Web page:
|Iran: Coming home to a place I’ve never been before - Part 4||
Part 4: Shiraz to Isfahan
Thursday morning 10 May, we ate a buffet breakfast in the hotel and headed out to the colorfully landscaped Eram Garden, an exquisitely beautiful botanical garden in southern Shiraz, thought to have been built by order of Seljuk ruler Ahmad Sanjar (1085-1157).
Next, we made a visit to Shah Cheragh shrine, the burial place of Ahmad and Mohamed, sons of Imam Musa al-Kadhim (AS) and brothers of Imam Reza (AS). While there, we had the privilege of a private audience with Ayatollah Mohamed Hassan Dastghaib, son of “the martyr of the prayer niche”, Ayatollah Abdol Hussein Dastghaib, who graciously welcomed us with tea and gifts, and charged us to lead at least one person to Islam.
Afterwards, we visited the nearby Nasir ol-Molk Mosque, built by order of Qajar ruler Mirza Hasan Ali Nasir ol-Molk and completed in 1888. After a delicious lunch of Baqala Polo (Broad beans, dill and rice), it was off to visit the Citadel (Arg) of Karim Khan with its colorful flower gardens and impressive wax figures of Karim Khan Zand and his ministers.
On Friday morning after breakfast, we headed north for a visit to the Persepolis complex and the bas-reliefs of Naqsh-e Rajab and Naqsh-e Rustam near Takht-e Jamshid (Persepolis). Located some 70 km northeast of Shiraz off Route 65, Persepolis was the capital of the Achaemenid Empire with its oldest parts dating back to 515 BC. The sheer size of this massive archaeological site is impressive in itself, but the relatively intact condition of the ruins allows one to easily envision the appearance of this extensive palatial complex as it existed nearly 2,500 years ago. Climbing up the long dual stairways leading to the Gate of All Nations, I felt like a humble visitor to the palace of a powerful Persian king.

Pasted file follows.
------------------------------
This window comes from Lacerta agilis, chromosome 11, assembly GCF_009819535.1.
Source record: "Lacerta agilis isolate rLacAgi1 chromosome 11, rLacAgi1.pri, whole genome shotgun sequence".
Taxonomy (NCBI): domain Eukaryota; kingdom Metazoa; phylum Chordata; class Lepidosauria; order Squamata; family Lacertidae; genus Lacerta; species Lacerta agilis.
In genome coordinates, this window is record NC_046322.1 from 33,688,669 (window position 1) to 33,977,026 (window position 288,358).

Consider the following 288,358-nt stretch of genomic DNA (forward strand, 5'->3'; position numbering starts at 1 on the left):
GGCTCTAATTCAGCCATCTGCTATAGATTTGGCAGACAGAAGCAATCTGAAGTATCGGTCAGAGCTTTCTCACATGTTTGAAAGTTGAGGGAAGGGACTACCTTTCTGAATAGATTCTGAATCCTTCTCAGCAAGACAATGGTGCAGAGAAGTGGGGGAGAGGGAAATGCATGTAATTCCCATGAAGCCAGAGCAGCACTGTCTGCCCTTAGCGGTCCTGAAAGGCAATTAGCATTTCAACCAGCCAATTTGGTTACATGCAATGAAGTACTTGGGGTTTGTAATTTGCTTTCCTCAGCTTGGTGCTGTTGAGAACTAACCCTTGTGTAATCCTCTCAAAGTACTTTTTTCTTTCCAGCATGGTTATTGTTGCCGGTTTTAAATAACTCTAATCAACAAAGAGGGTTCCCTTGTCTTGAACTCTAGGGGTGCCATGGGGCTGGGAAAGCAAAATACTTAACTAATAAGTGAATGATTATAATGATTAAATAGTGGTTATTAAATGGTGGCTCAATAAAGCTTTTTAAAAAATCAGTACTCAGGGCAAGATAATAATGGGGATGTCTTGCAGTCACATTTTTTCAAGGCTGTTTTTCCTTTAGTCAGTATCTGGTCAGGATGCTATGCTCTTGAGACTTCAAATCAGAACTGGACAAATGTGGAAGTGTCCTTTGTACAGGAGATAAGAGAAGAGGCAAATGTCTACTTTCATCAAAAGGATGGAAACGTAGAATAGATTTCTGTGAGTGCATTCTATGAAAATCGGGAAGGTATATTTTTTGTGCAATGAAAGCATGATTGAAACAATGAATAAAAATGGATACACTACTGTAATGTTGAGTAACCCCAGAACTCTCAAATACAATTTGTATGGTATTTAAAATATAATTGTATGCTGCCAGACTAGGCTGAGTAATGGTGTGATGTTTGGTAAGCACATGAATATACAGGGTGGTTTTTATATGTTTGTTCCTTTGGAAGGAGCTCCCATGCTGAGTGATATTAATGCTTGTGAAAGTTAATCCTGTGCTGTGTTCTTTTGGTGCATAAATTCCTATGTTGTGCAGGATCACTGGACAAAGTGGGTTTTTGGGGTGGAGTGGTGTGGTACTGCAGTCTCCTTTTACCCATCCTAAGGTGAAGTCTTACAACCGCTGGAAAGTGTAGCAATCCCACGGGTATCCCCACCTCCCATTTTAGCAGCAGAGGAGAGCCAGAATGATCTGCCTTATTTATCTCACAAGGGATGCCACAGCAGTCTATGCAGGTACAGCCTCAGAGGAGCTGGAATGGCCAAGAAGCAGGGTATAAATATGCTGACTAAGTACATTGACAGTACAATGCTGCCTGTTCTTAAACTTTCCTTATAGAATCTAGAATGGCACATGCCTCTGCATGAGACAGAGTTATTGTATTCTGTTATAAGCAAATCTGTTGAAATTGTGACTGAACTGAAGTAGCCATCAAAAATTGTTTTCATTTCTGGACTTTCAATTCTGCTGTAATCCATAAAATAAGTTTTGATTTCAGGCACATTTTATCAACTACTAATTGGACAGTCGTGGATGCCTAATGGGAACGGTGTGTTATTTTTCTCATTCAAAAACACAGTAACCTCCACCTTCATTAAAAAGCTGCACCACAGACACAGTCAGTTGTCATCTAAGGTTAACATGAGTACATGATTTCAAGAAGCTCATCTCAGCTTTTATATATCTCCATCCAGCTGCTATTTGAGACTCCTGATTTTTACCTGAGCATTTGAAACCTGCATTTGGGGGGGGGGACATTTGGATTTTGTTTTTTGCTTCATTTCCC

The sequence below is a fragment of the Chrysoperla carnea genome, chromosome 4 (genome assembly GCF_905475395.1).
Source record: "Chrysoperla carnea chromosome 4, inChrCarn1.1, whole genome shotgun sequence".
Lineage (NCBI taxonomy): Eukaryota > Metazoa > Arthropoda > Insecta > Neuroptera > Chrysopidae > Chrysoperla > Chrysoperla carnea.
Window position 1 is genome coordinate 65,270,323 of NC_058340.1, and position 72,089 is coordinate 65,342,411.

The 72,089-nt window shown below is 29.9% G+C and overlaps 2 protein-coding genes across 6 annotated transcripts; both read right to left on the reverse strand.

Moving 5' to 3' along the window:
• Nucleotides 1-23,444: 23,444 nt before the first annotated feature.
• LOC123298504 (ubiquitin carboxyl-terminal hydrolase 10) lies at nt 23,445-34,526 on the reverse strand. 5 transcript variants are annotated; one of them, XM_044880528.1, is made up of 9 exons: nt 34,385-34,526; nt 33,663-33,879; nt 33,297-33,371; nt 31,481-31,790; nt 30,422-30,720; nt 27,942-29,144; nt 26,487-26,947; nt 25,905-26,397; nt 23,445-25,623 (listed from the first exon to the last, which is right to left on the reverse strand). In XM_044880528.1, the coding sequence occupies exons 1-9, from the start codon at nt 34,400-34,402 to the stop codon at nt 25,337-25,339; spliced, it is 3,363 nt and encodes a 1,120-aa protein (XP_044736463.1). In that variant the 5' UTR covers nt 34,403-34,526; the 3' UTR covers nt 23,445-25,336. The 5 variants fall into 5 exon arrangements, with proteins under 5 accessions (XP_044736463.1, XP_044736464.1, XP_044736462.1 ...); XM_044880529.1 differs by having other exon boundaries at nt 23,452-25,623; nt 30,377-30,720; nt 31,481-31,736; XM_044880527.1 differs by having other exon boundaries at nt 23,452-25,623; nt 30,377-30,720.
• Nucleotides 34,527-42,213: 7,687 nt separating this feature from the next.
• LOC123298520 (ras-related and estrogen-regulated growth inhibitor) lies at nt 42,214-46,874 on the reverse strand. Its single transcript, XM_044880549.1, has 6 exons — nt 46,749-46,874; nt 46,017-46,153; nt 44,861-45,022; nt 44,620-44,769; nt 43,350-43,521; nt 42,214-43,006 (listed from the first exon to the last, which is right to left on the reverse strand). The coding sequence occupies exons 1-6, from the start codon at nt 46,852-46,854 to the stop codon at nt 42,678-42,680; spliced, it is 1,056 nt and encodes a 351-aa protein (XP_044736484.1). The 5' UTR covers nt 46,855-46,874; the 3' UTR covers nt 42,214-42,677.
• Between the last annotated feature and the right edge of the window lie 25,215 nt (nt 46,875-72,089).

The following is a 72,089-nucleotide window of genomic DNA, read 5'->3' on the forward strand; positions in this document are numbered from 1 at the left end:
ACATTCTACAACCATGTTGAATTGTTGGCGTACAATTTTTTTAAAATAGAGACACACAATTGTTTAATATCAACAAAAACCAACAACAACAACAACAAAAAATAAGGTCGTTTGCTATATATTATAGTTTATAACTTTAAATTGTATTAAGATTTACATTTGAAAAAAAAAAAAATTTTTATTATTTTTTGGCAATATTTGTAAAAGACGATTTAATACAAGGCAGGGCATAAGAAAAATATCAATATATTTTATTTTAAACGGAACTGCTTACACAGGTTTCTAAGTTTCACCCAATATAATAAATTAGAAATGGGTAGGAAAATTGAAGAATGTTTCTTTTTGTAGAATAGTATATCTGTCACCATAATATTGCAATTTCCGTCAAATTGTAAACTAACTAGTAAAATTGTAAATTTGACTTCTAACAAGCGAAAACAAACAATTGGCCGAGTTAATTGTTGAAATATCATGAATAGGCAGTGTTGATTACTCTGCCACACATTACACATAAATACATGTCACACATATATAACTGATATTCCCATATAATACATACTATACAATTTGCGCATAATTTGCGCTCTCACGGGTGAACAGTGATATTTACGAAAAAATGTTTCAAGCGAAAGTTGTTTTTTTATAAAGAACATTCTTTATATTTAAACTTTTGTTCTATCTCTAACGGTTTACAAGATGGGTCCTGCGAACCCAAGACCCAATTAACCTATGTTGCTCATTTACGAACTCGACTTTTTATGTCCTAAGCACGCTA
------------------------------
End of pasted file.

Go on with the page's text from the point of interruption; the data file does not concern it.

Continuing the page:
Next, we visited the sites of Naqsh-e Rajab and Naqsh-e Rustam. The bas-reliefs at Naqsh-e Rajab contain scenes from the reigns of Ardashir I and Shapur, while Naqsh-e Rustam includes the tombs of Darius I and II, Xerxes I and Artaxerxes I along with 8 bas-reliefs depicting events during their respective reigns. Following our visit to these fascinating sites, we had lunch at the enchanting Laneh Tavus Restaurant.
Returning to the city of roses and nightingales, Shiraz, that afternoon, we stopped at the tombs of the poets Sadi and Hafez. Sadi, Abu-Muhammad Muslih ad-Din bin Abdullah Shirazi, was born in Shiraz in 1213 CE and educated in Baghdad, whose destruction by the Ilkhanids he witnessed in 1258 CE. His poetry reflects the devastation he experienced and speaks of the suffering of the common people displaced by the Mongol invasion. His most famous works are Bustan (The Orchard) and Gulistan (The Rose Garden).
Hafez, Khwaja Shams ud-Din Muhammad Hafez Shirazi, was born in Shiraz in 1325 CE (or 1326) and had memorized the Quran at an early age, hence the title of “Hafez (Quran memorizer). Hafez’ poetry is complex and mystical, with layers of illusions to the Holy Quran and historical events. Hafez’ marble tomb and memorial hall, the Hafezieh, are located in the Musalla Gardens. After paying our respects to the great Iranian poets, we enjoyed some tea and bastani, Iranian ice cream, at the teahouse in the gardens of Hafez’ tomb.